What's really wrong with processed foods? I enjoy them for the convenience and, I’ll admit it, the taste. If it was really so bad for me, would the U.S. government allow it to be sold everywhere?
Mike, Brooklyn

While it’s fine to run for the border every now and again, you shouldn’t make it a regular habit (ie. every meal). The USDA dietary guidelines recommend eating a diet high in whole grains, fruits and vegetables, and low in saturated fat and salt. Following this type of diet can help prevent conditions such as heart disease, cancer, and obesity. But Gothamist realizes that it isn’t always easy to prepare three wholesome meals a day. When you’ve come home after 9 hours of work and a grueling subway ride where you’re packed in like a sardine, it is tempting to grab the nearest burrito and stuff it into your mouth rather than to prepare some wild salmon on a bed of steamed greens. 2004_06_ask_spam.jpg

Processed foods tend to be high in sodium and saturated fat (inlcluding hydrogenated fat, which extends food’s shelf life but raises your ‘bad’ cholesterol) , and your taste buds get accustomed to the high levels of salt and fat in these foods. The good news is that you can re-train your taste buds by weaning yourself off of the processed stuff. And while the FDA does regulate the food U.S. consumers eat, you really have to read the label to know exactly what goes into processed foods, and even then you might not be able to tell the whole story. Even “natural” processed foods, while they may not contain hydrogenated fat, can contain some scary stuff. For example, some vegetarian “meat substitutes” contain a substance called Quorn, which is derived from a vat-grown fungus and has been shown to cause severe allergies in some people (including nausea, vomiting, diarrhea, hives, and difficulty breathing).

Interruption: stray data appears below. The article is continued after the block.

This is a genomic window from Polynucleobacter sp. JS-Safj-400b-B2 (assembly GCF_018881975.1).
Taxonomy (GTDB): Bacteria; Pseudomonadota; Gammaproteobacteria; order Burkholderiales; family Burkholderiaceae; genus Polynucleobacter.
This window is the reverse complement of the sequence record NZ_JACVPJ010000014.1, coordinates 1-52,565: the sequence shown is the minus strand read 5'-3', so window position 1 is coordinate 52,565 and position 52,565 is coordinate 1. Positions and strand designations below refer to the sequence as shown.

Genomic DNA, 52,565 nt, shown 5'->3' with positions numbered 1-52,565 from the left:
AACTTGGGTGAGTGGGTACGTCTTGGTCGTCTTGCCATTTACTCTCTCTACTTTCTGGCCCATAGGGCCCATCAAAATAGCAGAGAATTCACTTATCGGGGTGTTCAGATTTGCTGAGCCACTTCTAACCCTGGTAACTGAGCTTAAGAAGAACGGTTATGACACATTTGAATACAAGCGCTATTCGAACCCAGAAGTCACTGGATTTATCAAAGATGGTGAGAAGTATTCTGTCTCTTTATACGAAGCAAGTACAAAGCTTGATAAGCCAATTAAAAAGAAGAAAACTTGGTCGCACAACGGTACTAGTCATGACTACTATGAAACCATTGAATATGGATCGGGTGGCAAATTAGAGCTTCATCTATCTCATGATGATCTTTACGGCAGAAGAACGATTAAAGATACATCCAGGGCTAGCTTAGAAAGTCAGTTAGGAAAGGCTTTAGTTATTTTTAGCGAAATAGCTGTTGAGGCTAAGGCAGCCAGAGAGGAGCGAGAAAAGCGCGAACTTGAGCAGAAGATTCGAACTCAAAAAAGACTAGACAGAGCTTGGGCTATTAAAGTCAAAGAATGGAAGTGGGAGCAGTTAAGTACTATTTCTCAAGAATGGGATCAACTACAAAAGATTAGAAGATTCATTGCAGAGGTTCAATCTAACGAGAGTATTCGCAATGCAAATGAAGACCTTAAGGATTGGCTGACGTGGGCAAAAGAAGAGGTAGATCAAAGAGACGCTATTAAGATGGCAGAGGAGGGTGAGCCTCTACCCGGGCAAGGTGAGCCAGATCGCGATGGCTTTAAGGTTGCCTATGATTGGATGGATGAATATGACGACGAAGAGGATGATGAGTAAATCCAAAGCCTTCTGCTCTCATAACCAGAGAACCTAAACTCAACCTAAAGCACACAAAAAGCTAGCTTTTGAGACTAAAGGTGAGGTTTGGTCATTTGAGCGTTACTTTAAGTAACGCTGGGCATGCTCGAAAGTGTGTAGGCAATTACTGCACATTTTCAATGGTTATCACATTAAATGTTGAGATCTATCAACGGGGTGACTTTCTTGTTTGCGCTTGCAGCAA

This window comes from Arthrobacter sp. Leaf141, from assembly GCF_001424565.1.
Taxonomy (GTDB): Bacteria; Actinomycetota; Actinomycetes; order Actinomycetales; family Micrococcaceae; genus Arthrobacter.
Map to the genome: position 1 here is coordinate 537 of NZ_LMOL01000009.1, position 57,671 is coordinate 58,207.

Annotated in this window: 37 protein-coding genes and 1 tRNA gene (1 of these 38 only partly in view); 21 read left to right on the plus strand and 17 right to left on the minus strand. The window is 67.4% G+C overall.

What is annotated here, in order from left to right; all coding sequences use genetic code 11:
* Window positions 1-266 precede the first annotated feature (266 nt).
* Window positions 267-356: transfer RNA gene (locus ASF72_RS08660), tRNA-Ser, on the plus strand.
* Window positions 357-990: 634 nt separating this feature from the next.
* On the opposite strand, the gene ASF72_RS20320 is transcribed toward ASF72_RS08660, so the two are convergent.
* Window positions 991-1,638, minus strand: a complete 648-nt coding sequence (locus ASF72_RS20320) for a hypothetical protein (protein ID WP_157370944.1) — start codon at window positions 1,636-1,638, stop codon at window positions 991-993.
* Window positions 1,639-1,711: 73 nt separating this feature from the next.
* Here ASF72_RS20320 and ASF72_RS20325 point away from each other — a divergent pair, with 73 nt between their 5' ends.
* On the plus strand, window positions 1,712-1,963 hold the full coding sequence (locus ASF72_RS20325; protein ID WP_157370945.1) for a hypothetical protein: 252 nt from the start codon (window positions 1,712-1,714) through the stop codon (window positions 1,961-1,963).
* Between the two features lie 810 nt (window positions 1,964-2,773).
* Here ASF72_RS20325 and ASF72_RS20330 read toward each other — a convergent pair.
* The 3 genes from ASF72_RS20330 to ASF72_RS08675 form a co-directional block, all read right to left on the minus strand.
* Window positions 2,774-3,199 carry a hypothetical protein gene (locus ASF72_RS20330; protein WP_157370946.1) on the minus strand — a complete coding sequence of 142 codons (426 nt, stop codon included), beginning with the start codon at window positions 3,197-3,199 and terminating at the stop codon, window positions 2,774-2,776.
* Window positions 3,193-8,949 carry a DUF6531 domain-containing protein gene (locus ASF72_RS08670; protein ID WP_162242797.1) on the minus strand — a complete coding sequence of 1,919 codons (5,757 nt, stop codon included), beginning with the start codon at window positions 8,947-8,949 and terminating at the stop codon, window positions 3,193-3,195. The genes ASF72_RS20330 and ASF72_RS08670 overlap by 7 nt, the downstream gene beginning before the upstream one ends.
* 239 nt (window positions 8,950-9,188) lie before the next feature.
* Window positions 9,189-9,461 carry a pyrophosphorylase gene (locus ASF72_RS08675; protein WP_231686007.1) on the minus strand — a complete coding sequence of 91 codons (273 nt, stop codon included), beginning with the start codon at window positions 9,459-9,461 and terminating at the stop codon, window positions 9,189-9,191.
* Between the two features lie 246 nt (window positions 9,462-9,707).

If you’d like to start eating less processed foods, Gothamist recommends checking out some cookbooks or magazines with simple yet healthy recipes, such as the Whole Foods Market Cookbook, the New Not-Strictly Vegetarian cookbook, or Cooking Light magazine. Your local Greenmarket is a great place to get fresh, seasonal produce as well. Try expanding your palate by adding one new (natural) food or recipe each week.
And if you’d like to learn more about processed foods, try reading the book Fast Food Nation or viewing the film Super Size Me.